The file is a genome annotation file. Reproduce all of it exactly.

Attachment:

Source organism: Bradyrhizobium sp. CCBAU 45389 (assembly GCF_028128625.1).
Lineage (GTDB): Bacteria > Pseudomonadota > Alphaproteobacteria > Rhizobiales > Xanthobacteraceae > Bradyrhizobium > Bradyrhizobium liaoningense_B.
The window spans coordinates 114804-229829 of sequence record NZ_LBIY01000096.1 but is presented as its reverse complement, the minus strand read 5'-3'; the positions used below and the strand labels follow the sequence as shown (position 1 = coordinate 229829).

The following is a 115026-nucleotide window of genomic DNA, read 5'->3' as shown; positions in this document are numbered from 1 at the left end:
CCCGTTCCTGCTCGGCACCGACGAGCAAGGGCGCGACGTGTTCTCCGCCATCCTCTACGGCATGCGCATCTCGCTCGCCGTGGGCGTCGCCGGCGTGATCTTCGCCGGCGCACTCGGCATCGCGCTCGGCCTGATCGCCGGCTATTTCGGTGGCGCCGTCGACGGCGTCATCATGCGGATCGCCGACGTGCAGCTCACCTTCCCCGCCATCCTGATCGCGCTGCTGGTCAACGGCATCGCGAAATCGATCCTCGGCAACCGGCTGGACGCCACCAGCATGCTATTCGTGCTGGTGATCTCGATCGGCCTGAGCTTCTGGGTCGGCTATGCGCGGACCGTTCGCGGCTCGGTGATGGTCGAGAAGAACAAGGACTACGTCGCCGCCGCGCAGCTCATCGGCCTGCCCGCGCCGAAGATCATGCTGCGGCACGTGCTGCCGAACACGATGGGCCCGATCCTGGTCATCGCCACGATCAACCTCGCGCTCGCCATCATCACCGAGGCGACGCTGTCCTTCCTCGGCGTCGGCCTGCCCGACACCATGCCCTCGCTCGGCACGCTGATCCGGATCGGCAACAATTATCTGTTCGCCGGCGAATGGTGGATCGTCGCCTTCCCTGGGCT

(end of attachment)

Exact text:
Source organism: Bradyrhizobium sp. CCBAU 45389 (assembly GCF_028128625.1).
Lineage (GTDB): Bacteria > Pseudomonadota > Alphaproteobacteria > Rhizobiales > Xanthobacteraceae > Bradyrhizobium > Bradyrhizobium liaoningense_B.
The window spans coordinates 114804-229829 of sequence record NZ_LBIY01000096.1 but is presented as its reverse complement, the minus strand read 5'-3'; the positions used below and the strand labels follow the sequence as shown (position 1 = coordinate 229829).

The following is a 115026-nucleotide window of genomic DNA, read 5'->3' as shown; positions in this document are numbered from 1 at the left end:
CCCGTTCCTGCTCGGCACCGACGAGCAAGGGCGCGACGTGTTCTCCGCCATCCTCTACGGCATGCGCATCTCGCTCGCCGTGGGCGTCGCCGGCGTGATCTTCGCCGGCGCACTCGGCATCGCGCTCGGCCTGATCGCCGGCTATTTCGGTGGCGCCGTCGACGGCGTCATCATGCGGATCGCCGACGTGCAGCTCACCTTCCCCGCCATCCTGATCGCGCTGCTGGTCAACGGCATCGCGAAATCGATCCTCGGCAACCGGCTGGACGCCACCAGCATGCTATTCGTGCTGGTGATCTCGATCGGCCTGAGCTTCTGGGTCGGCTATGCGCGGACCGTTCGCGGCTCGGTGATGGTCGAGAAGAACAAGGACTACGTCGCCGCCGCGCAGCTCATCGGCCTGCCCGCGCCGAAGATCATGCTGCGGCACGTGCTGCCGAACACGATGGGCCCGATCCTGGTCATCGCCACGATCAACCTCGCGCTCGCCATCATCACCGAGGCGACGCTGTCCTTCCTCGGCGTCGGCCTGCCCGACACCATGCCCTCGCTCGGCACGCTGATCCGGATCGGCAACAATTATCTGTTCGCCGGCGAATGGTGGATCGTCGCCTTCCCTGGGCT